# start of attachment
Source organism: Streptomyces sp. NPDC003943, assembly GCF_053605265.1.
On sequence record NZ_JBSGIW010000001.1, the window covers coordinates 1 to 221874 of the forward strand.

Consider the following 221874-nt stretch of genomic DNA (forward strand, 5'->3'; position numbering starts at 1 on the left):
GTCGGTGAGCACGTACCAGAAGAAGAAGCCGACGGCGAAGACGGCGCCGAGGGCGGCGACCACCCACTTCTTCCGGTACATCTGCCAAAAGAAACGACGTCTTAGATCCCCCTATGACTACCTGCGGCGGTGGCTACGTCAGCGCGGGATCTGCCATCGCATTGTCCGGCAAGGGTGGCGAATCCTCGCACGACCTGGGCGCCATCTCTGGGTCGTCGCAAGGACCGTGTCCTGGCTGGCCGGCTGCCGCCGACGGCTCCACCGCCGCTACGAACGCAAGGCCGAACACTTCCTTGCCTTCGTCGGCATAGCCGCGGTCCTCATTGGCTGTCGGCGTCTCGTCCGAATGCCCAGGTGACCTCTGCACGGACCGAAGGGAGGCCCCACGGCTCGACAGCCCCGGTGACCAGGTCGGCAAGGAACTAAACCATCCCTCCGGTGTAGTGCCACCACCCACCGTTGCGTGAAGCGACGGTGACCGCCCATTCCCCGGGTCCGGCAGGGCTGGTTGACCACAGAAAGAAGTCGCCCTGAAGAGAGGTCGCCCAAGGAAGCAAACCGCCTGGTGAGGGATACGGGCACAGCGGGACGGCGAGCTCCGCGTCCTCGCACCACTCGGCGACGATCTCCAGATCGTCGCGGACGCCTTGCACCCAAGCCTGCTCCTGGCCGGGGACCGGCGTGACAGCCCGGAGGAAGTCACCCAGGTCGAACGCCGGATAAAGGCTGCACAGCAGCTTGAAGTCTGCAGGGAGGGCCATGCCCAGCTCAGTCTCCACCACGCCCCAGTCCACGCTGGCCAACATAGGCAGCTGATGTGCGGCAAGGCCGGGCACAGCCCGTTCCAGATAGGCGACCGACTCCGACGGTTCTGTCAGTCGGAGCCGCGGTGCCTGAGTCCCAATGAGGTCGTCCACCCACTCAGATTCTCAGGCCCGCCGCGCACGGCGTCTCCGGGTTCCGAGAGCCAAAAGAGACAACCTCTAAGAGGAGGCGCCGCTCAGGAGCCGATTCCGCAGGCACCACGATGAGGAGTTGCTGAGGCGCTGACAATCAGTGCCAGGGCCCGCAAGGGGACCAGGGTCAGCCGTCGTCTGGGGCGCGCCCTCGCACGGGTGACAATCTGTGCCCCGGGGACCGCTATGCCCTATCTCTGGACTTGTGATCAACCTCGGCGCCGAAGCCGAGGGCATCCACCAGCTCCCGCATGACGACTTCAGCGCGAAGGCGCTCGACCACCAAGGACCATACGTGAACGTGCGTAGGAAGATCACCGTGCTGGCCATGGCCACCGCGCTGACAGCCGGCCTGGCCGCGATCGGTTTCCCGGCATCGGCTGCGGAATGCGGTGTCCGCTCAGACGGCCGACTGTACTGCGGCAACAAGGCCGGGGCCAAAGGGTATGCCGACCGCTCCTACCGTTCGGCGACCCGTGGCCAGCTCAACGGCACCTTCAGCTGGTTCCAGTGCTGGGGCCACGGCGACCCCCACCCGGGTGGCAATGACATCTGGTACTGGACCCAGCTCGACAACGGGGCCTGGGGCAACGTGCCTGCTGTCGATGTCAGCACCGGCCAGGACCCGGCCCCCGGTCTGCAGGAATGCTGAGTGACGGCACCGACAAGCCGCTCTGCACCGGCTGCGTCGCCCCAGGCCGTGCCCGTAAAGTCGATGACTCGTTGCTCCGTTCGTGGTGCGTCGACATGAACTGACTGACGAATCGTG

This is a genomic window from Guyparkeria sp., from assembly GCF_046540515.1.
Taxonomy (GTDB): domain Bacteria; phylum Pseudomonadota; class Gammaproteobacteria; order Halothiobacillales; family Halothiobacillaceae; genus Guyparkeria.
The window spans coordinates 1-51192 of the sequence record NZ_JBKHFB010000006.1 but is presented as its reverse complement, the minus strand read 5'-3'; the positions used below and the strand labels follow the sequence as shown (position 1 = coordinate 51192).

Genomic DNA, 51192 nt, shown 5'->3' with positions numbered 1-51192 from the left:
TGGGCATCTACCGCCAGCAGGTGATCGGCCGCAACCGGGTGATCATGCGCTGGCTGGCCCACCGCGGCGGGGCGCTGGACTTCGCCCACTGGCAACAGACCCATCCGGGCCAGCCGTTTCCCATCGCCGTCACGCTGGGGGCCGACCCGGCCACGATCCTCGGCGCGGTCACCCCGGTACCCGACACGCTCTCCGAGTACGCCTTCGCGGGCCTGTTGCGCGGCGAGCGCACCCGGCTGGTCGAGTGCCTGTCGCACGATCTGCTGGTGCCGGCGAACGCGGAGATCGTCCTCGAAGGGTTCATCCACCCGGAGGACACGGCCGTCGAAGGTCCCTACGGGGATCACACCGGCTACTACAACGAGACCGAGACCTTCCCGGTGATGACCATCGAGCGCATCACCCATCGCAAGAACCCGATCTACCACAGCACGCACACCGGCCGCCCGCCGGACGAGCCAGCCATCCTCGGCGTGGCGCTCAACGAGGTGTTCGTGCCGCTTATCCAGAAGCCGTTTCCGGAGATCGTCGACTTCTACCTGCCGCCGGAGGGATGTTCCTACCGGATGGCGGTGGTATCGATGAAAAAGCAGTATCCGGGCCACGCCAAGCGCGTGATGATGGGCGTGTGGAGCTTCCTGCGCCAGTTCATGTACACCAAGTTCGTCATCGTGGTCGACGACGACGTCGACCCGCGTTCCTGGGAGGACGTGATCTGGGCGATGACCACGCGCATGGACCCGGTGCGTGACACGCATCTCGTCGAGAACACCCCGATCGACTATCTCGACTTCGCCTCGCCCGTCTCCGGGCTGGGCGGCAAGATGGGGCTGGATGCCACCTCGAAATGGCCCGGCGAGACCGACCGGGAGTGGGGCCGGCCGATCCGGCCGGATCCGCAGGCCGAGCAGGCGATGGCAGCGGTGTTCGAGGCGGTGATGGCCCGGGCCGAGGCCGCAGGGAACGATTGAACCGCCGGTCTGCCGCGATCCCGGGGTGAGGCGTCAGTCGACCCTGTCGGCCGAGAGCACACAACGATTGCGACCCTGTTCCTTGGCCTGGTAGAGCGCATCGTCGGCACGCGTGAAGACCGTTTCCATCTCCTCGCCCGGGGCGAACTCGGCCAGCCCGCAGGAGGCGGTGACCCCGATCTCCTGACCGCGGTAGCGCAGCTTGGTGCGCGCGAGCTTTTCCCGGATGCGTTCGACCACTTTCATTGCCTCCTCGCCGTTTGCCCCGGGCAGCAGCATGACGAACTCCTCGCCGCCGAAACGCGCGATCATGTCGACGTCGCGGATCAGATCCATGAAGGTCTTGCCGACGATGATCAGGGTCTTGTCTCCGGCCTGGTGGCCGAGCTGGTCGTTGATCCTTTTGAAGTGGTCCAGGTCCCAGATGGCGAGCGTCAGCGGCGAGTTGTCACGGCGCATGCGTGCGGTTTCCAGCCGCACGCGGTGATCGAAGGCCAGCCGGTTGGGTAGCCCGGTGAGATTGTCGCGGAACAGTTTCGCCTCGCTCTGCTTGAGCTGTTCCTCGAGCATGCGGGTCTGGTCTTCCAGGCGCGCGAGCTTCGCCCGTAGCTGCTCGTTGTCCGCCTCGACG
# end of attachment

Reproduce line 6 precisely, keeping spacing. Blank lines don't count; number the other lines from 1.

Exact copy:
Taxonomy (GTDB): domain Bacteria; phylum Pseudomonadota; class Gammaproteobacteria; order Halothiobacillales; family Halothiobacillaceae; genus Guyparkeria.